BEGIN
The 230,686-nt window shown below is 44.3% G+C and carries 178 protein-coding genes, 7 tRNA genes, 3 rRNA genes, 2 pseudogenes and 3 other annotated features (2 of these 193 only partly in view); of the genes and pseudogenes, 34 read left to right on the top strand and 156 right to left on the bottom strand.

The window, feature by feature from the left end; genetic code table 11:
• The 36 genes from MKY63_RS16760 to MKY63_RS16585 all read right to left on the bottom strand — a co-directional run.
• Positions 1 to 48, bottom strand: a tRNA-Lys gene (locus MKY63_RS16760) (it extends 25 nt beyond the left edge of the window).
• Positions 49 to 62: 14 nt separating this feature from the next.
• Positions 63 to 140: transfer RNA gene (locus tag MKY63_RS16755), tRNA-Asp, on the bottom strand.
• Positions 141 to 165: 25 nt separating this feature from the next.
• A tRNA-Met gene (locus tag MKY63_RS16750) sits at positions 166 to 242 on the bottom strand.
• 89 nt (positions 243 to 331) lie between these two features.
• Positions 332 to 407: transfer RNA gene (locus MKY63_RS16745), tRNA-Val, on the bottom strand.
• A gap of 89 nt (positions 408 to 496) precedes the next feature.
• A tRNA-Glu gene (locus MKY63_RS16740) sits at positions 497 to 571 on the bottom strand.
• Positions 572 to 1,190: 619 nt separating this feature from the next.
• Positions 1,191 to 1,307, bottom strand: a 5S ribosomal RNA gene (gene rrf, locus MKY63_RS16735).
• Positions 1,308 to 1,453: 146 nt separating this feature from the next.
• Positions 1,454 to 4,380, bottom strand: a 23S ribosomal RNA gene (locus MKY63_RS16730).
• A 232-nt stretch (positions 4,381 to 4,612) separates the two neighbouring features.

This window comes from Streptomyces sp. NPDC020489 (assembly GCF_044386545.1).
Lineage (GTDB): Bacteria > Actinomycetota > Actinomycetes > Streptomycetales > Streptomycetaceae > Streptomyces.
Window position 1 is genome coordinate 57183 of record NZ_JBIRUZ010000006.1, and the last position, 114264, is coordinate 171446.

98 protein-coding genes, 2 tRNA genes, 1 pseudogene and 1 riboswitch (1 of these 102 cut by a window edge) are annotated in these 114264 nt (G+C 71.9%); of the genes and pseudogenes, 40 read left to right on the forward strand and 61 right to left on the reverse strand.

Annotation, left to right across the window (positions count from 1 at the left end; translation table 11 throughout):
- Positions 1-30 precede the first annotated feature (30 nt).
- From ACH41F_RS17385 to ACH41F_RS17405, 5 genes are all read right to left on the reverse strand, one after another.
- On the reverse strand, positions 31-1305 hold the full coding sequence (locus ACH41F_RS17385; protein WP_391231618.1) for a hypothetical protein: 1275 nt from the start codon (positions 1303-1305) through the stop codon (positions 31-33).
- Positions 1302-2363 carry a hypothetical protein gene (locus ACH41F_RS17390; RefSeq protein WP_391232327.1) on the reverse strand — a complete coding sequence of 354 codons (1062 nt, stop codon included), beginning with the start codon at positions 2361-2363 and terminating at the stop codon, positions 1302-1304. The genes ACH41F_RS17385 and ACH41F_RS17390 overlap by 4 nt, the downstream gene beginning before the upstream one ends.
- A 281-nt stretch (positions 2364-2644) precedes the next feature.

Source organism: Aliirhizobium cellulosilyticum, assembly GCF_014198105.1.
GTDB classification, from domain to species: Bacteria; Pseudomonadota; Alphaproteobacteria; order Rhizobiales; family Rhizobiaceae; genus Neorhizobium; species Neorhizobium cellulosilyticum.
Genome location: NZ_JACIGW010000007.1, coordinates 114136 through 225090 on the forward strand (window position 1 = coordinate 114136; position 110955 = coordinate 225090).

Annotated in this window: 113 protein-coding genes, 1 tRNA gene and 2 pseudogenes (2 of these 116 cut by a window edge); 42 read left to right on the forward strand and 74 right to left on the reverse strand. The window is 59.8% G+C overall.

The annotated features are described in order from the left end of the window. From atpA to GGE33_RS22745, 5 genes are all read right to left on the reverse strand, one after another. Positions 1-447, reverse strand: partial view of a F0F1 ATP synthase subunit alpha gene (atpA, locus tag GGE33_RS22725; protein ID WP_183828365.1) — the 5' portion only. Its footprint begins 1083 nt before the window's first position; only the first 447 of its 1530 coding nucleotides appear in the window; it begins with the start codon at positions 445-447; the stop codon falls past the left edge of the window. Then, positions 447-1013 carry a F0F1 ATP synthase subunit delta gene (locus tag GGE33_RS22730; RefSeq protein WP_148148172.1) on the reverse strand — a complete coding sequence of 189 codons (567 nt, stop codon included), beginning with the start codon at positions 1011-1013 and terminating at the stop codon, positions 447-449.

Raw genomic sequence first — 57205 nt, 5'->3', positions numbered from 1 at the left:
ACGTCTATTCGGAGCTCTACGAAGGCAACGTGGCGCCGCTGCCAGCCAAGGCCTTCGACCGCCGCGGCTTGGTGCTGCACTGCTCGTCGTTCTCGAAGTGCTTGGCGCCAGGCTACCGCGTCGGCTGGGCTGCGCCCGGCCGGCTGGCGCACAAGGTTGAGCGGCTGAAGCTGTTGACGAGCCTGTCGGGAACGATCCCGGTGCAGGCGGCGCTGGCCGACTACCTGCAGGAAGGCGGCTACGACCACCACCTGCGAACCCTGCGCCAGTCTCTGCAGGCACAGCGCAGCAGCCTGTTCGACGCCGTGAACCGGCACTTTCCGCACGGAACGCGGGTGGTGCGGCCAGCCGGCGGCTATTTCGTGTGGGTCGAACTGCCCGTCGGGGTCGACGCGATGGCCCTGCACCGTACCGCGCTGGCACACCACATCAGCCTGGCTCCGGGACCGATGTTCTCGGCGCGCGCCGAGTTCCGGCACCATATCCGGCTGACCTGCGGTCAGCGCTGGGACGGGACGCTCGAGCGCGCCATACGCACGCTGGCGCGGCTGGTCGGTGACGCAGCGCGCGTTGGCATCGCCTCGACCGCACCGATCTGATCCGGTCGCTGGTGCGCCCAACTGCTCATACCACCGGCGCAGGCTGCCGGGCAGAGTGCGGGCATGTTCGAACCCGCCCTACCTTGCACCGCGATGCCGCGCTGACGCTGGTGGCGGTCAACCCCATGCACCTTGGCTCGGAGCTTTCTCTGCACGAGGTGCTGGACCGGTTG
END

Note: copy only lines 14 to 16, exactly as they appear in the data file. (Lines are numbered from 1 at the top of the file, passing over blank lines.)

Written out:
• Positions 1,191 to 1,307, bottom strand: a 5S ribosomal RNA gene (gene rrf, locus MKY63_RS16735).
• Positions 1,308 to 1,453: 146 nt separating this feature from the next.
• Positions 1,454 to 4,380, bottom strand: a 23S ribosomal RNA gene (locus MKY63_RS16730).